I asked Sen. John Cornyn (R., Texas) about how Sotomayor’s answers are playing to his colleagues who aren’t on the Senate Judiciary Committee: “There’s a lot going on right now, things like today’s vote of the [Health, Education, Labor, and Pensions] committee. I did see in the Rasmussen poll some deterioration in the number of people who think she should be confirmed,” he said. “I think that as we see more discussion of matters like the New Haven firefighters case, some people are going to react very negatively.”
He mentioned that ”we don’t have the numbers to effect a filibuster, even if we were so inclined.”
But clearly, while he’s pleased with how the hearings are proceeding, Sotomayor’s answers have left him and other senators “guessing as to what kind of judge she would be.”
“We don’t know if we’re going to get Sonia Sotomayor the speech-giver or Sonia Sotomayor the judge,” Cornyn said. “Once she’s on the Supreme Court, she can say anything she wants with no chance of reversal. The lack of clarity is creating some problems.”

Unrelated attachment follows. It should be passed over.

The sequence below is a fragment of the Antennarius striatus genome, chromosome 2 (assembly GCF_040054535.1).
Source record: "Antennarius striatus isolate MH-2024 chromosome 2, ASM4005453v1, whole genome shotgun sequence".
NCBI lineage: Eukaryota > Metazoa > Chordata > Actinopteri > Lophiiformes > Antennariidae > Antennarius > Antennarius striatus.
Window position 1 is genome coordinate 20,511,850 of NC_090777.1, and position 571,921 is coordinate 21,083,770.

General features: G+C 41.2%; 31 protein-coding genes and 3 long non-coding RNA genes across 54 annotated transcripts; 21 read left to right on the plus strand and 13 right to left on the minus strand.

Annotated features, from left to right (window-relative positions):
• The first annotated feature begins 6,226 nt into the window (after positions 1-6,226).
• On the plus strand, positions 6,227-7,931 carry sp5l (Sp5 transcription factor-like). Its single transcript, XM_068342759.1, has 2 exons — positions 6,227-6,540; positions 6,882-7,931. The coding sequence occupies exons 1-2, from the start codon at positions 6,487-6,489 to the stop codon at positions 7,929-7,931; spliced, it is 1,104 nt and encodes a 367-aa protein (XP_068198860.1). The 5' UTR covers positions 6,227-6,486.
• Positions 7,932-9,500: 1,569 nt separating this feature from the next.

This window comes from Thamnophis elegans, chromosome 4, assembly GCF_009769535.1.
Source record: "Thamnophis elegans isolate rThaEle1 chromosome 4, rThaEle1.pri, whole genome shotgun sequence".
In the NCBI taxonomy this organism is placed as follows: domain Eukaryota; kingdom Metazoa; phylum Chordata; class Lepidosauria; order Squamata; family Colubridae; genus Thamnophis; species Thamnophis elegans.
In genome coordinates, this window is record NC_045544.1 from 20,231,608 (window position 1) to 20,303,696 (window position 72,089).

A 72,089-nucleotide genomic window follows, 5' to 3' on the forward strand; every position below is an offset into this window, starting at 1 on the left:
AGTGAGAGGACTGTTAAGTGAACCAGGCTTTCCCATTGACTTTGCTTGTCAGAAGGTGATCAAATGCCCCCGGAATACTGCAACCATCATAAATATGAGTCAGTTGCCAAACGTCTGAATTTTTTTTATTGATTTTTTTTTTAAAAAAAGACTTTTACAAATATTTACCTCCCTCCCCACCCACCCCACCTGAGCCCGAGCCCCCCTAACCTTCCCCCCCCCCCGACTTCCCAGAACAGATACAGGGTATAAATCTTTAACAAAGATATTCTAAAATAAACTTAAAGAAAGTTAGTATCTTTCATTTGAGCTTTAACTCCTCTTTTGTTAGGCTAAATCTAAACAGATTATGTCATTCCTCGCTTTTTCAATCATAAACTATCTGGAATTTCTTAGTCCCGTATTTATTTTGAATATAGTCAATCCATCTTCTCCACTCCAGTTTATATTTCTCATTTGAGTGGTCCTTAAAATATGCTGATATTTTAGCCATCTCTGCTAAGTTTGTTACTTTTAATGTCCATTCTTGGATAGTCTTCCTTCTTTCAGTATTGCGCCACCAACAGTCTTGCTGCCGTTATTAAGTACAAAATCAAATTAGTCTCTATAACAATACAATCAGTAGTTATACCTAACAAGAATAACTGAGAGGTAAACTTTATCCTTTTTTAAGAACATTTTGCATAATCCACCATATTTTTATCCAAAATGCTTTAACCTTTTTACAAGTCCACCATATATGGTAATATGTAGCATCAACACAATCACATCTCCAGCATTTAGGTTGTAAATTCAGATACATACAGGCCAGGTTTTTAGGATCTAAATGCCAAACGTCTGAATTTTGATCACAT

He added that she seemed “malleable,” even positively citing prevous comments by Justices Scalia and Thomas.
Cornyn said Sotomayor’s record as a judge “isn’t horrible, it’s pretty traditional. There are some positions I disagree with, but that’s fairly normal. But once she gets to the Supreme Court, there’s no limitation, no constrant on her ability to pursue her wishes. If it heads down the path of her speeches, that’s a real concern, because I think that would be the definition of bad judicial activism.”